Icy inactivity takes toll on Aberdeen's lightweights

January 26, 1996|By John W. Stewart | John W. Stewart,SUN STAFF

There was more moaning and groaning than usual in area wrestling rooms in recent days, as athletes struggled to pare off unwanted pounds that had appeared during some 10 days of snow-related inactivity.

While coaches talked of the daily work that should have been done, those who had neglected it were sweating. This was true especially in the lower weights, with wrestlers who are down to muscle still needing to lose pounds.

Two Aberdeen veterans, senior Kevin Carter and sophomore James Axel, are cases in point. Both are in the reducing routine simply because they are wrestling down from what might be a more normal weight.

"Cutting weight is always a problem," said Carter (10-1), Aberdeen's defending Harford County 103-pound champion. "It's hard for me because I am small and it doesn't come off easily."

Formerly ranked No. 6 in the state, he was replaced in the latest listings by Rickey Smith of North East, who came from behind to beat Carter in the closing seconds of a dual-meet pairing, 6-5.

Axel is considered a 112-pounder, although he has three wins at 119. He was listed to wrestle at 112 in a recent tri-meet at Fallston, and the day before he was saying he had to lose seven pounds. "It doesn't kill me to get to 112, but I am a little run down," he said.

Against Fallston, Carter earned a 7-0 decision over Tory DellaMea at 103, and Axel recorded a first-period pin against Mike Strobel at 112. Both won by forfeit against Havre de Grace. Each added two more wins earlier this week.

Carter is the key wrestler in what is, for Aberdeen, an unusual situation. Over the past 24 years, coach Dick Slutzky had groups outstanding seniors and juniors who picked up Harford County, regional and state titles in bunches, helping produce the current streak of 11 county titles.

This year, most team members are freshmen and sophomores, joined by juniors and seniors with limited experience.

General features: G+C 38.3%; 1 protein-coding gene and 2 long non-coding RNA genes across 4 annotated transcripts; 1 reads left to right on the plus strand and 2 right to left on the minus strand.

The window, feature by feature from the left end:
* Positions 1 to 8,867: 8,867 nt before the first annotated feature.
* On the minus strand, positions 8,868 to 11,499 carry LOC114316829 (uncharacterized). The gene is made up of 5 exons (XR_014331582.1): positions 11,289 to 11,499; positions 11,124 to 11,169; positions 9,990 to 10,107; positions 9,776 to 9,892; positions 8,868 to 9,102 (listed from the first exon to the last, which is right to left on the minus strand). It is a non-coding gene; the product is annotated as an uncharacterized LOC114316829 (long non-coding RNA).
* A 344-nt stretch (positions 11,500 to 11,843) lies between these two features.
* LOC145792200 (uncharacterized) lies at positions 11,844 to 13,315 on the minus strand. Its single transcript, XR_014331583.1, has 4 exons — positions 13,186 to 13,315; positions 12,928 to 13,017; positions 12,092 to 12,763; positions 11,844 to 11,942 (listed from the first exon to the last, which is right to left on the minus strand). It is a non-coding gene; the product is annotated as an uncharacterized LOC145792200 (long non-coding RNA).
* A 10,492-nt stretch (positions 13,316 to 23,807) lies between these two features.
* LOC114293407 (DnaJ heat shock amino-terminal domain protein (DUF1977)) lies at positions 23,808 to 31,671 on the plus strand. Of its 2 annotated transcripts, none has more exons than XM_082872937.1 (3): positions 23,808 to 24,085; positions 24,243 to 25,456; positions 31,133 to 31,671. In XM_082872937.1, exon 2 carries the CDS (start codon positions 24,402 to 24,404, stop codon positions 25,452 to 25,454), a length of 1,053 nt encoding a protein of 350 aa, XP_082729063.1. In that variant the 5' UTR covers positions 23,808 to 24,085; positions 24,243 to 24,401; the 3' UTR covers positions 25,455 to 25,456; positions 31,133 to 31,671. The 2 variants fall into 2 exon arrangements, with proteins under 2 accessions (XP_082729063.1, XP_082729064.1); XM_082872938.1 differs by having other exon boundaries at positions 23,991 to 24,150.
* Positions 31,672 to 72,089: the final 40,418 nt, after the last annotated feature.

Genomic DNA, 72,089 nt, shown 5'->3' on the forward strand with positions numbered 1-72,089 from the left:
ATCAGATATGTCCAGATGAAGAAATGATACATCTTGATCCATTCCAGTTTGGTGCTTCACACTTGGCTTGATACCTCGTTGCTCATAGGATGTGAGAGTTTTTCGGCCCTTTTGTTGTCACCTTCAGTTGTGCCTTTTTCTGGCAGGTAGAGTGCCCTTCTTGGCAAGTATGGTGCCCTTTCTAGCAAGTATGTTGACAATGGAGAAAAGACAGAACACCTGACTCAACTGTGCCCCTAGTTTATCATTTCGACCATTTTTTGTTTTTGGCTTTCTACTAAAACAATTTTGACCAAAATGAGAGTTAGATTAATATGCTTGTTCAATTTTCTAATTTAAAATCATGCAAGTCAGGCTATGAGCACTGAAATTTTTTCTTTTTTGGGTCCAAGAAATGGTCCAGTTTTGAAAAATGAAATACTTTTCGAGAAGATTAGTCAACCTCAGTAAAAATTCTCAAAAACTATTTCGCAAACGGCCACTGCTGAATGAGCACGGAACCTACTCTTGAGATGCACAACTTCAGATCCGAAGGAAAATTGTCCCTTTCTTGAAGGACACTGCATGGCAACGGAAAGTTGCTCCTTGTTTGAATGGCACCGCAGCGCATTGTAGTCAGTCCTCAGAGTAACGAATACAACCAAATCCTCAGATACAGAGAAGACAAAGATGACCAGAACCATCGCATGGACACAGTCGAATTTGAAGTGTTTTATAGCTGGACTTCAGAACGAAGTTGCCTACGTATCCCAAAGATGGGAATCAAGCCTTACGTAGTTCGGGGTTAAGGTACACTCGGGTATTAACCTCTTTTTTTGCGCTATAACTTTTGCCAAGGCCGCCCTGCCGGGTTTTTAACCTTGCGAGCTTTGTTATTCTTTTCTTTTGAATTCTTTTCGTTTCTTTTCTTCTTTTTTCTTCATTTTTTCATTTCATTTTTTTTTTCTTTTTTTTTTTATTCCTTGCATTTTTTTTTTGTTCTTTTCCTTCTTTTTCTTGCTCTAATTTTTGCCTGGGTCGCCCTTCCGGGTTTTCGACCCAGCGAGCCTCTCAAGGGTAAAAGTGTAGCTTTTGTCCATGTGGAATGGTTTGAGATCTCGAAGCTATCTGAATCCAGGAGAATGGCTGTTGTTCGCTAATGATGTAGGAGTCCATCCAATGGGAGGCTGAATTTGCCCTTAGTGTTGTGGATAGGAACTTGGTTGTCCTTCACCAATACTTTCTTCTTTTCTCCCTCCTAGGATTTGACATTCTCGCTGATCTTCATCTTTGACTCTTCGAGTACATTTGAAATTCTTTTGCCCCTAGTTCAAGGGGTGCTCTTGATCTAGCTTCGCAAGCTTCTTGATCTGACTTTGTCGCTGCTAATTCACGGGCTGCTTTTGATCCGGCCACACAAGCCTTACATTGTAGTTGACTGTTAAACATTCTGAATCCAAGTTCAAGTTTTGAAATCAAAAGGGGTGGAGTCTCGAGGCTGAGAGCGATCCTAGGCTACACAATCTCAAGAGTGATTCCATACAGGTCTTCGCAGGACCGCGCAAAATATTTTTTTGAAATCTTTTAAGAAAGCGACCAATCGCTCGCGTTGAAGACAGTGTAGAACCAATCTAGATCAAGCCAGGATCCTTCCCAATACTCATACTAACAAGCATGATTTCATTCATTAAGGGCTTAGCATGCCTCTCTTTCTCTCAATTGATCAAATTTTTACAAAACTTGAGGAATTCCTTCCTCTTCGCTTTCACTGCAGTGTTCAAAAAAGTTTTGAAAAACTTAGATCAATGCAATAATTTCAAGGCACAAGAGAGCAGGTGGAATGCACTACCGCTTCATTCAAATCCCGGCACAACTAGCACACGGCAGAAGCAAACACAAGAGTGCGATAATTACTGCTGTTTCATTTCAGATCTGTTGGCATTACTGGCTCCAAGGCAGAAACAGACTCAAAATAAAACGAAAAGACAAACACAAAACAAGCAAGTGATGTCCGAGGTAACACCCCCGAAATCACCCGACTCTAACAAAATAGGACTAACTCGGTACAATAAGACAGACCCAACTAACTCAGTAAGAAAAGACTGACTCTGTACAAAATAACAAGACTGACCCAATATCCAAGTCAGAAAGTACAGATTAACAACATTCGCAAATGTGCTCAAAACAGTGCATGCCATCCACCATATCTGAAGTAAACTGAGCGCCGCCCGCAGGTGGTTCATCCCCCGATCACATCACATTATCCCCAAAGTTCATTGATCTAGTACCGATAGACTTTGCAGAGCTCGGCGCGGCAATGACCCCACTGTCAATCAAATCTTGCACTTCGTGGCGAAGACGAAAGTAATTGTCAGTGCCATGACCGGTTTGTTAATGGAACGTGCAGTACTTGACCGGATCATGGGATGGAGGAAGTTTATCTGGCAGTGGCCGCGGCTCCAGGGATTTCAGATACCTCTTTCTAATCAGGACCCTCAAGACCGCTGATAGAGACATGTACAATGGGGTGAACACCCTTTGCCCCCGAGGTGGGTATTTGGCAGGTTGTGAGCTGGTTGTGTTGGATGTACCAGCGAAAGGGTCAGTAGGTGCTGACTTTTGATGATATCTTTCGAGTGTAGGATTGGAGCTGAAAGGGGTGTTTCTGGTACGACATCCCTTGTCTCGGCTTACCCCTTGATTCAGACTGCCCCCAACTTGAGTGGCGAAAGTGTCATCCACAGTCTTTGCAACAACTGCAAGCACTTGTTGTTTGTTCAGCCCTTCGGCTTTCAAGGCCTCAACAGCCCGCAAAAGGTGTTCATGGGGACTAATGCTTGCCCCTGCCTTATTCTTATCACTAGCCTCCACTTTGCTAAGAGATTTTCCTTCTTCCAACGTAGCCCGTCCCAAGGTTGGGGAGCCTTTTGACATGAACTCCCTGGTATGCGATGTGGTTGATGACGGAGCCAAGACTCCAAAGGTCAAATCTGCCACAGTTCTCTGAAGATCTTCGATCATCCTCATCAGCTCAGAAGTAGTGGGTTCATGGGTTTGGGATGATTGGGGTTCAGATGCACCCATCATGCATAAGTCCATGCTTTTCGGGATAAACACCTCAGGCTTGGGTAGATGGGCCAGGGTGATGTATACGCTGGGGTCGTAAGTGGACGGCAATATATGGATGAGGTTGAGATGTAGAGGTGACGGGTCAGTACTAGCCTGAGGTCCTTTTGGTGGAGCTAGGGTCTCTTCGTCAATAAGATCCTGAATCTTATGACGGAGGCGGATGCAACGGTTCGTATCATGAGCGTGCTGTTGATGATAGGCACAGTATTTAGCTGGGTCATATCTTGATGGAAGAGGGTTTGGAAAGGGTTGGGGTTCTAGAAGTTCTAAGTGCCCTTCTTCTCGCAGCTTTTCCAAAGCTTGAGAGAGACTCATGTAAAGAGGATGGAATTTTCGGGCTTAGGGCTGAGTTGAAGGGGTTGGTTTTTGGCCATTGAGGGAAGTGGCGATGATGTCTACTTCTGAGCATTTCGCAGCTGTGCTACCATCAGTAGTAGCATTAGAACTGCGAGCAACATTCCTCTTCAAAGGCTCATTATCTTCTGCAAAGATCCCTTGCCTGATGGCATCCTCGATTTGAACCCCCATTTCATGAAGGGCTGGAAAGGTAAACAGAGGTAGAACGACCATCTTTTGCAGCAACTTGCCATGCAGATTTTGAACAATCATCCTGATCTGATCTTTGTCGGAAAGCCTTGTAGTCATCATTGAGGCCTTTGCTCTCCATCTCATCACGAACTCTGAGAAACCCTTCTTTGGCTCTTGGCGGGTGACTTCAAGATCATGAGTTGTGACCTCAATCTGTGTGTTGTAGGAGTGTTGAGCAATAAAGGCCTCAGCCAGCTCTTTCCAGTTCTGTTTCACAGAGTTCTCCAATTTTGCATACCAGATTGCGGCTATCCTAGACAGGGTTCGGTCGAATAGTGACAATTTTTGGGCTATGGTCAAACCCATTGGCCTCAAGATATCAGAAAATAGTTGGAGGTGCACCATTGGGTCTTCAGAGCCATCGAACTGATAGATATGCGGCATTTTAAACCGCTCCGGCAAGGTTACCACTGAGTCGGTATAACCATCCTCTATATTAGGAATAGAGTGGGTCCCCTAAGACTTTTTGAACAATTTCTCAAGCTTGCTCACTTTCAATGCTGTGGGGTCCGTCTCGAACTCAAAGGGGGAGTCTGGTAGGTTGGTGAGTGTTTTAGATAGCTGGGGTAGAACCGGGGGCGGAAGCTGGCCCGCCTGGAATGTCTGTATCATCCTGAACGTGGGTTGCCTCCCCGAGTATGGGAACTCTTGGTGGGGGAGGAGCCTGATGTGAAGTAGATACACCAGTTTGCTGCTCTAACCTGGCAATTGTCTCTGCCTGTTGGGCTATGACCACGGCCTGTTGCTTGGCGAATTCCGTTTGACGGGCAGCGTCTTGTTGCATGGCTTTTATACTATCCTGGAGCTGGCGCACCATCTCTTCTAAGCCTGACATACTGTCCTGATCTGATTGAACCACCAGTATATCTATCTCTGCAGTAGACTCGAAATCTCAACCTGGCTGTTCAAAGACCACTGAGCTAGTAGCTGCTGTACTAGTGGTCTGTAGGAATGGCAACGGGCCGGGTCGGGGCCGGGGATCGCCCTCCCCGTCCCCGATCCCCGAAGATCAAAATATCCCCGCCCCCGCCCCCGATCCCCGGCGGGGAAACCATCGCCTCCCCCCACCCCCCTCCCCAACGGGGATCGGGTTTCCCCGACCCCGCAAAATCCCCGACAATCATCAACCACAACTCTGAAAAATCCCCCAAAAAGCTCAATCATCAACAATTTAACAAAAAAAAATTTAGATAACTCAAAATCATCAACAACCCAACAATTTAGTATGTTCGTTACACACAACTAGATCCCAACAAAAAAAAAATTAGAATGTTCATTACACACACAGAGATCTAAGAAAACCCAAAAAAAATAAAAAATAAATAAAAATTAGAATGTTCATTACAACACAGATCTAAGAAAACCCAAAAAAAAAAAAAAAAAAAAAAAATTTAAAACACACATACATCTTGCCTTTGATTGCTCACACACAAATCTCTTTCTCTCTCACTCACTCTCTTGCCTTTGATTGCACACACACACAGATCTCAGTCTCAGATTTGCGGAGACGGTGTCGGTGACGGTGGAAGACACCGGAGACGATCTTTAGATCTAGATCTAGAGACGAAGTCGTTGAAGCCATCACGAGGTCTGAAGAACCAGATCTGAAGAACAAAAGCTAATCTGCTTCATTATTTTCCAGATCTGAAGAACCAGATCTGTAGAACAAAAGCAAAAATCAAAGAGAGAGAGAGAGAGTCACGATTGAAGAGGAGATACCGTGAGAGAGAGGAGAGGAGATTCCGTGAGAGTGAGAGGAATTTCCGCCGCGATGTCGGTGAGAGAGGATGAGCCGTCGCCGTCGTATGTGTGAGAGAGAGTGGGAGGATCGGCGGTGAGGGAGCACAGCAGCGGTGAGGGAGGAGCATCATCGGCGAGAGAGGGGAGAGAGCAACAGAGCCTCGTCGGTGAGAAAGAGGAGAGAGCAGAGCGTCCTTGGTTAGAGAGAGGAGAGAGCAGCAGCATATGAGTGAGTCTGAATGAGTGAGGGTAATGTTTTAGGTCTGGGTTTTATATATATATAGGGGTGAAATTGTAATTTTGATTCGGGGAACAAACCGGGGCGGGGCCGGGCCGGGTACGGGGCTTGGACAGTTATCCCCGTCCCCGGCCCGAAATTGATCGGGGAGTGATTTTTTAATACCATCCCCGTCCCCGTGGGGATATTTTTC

"We can't compete at the highest level," said Slutzky, "but we do have potential, and a lot of young guys who are winning [some matches].

"We have wrestlers trying to get better, but this weather kills our practice times. We have to make up meets, losing the time when the younger ones could be learning."

Of the coach, Carter said, "What I've done is all because of him. I didn't come out until my sophomore year and he has taught me everything."

Axel has a background of lifting weights when he was in middle school, and is now combining strength with more moves.

"I'm better in the third period than before," he said. "Then, I would give up when behind, but now I have come from behind to win one match, and almost won another."

The "almost" turned out to be his only loss in 10 matches, a 7-6 overtime decision by Archbishop Curley's Tony Diem, 15-2 (10 ++ pins) at the time.

As two of the team's best wrestlers, Carter and Axel feel a certain amount of pressure leading off in meets.

"You want to set the team off on a good note, because they see you win and they get psyched," said Carter. Axel agreed that it gets the others pumped up, but, "If you go out there and lose, they get nervous."

Aberdeen won the John Carroll tournament, was third in its own tournament, and has a 6-1 dual-meet record.

All of which prompts Slutzky to say, "With the weather, we are where we can be, which is different from where we want to be."

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